Syria’s army was out in force Sunday in a port city scarred by unrest aimed at symbols of the government, which is struggling to put down an unprecedented nationwide outbreak of protest and dissent.
President Bashar Assad’s regime has responded by both fatally shooting protesters, and promising reform, and a lawmaker told The Associated Press on Sunday that he expected Assad to soon announce that he was lifting a nearly 50-year state of emergency. The timing remained unclear.
Syria has been rocked by more than a week of anti-government demonstrations that began in a drought-parched southern agricultural city and exploded nationwide on Friday, a once-unimaginable development for one of the Mideast’s most repressive governments. Security forces have opened fire on demonstrators in at least six places, leading to dozens of deaths.
Member of Parliament Mohammed Habash told the AP that lawmakers expected to receive a memo from Assad laying out a plan to end the state of emergency, possibly during a parliament session Sunday evening. He did not provide details.
The state of emergency has been in force since Assad’s Baath party took power on March 8, 1963. It lets the government to detain suspects without trial and exercise strict control over the media.
It also allows civilians to be tried in military courts.
Assad’s decisions are effectively law but the state of emergency would have to be formally cancelled by a presidential decree requiring approval of the cabinet. The decree would then be referred to a parliamentary committee for approval before actually going into effect.
The next scheduled cabinet meeting is Tuesday.
Habash also said parliament might vote Sunday on a section of the constitution that mandates Baath party leadership of the nation. The amendment of the constitution’s section 8 would open the way for the formation of parties besides the Baath and 11 other closely associated parties known as the National Progressive Front.
A presidential adviser offered the first hint of such reforms in an annoucement Thursday, saying the government had begun studying them, but that pledge did not stop protests from erupting in cities across Syria the following day.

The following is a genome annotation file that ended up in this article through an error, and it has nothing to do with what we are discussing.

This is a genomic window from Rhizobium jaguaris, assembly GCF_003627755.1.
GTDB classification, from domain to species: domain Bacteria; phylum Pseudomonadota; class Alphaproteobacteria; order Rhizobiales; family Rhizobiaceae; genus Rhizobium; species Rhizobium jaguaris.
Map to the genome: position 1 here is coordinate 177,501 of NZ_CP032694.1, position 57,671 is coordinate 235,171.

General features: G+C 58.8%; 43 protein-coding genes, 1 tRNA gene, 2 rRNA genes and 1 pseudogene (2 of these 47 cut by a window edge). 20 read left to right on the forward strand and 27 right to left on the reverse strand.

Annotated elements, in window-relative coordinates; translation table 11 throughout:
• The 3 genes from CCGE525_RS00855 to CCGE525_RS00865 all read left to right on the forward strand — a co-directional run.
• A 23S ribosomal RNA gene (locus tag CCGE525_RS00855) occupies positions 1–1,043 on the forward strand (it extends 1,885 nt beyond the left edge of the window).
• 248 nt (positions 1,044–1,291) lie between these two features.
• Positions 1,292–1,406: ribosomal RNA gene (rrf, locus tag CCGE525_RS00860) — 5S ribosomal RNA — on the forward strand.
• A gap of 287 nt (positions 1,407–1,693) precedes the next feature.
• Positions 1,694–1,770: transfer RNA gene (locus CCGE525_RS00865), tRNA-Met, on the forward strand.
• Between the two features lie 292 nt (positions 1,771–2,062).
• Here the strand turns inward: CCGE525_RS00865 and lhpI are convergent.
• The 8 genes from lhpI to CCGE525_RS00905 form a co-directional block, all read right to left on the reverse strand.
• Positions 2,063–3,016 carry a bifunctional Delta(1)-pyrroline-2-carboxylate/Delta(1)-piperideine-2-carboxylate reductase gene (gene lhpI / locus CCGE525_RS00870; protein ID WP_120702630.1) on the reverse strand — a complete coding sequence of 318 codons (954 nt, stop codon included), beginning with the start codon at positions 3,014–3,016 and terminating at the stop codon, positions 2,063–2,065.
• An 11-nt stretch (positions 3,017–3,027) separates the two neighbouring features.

Some of the worst violence appears to have taken place in Latakia, a Mediterranean coastal city that is a mix of Sunnis in its urban core, members of Assad’s Alawite branch of Shiite Islam living in villages on the outskirts, and small minorities of Christians, ethnic Turks and other groups.
Witnesses told The Associated Press that large, religiously mixed crowds took to the steets of Latakia on Friday to express sympathy with protesters in the southern city of Daraa and demand greater civil liberties and political freedoms and an end to official corruption.
According to the witnesses and footage posted on social networking sites, shooting erupted that protesters blame on security forces, and unrest erupted that continued until Saturday. Syrian officials said the government moved the army into Latakia in heavy numbers by early Sunday.
Syrian officials said 12 people had died in Latakia, and blamed the deaths on unidentified gunmen firing from rooftops.
An Associated Press photographer saw traces of what appeared to have been a serious battle in Latakia’s main Sheik Daher square. Two police cars had been smashed and rocks and telephone cables torn from overhead poles were strewn across the streets and sidewalks.
The offices housing SyriaTel, the mobile phone company owned in large part by a cousin of President Bashar Assad, had been burned.
At one of the city’s two hospitals, officials said they had treated 90 wounded people on Friday. The photographer saw many suffering from gunshot wounds to the hands or feet. Others were in critical condition.
Few cars or people were on the streets and shops were closed. Soldiers patrolled in heavy numbers, stopping virtually anyone seen carrying a bag. They pulled drivers to the side of the road to ask for identification papers and search their vehicles.
Just before sundown, gangs of young men began roaming the streets armed with sticks, swords and knives. Some closed streets and alleys with metal barricades and tires.
Their allegiance could not be immediately determined, but pro-government groups of men in civilian clothes and armed with hunting rifles and other firearms also could be seen pulling over drivers, asking for identification and the purpose of their presence.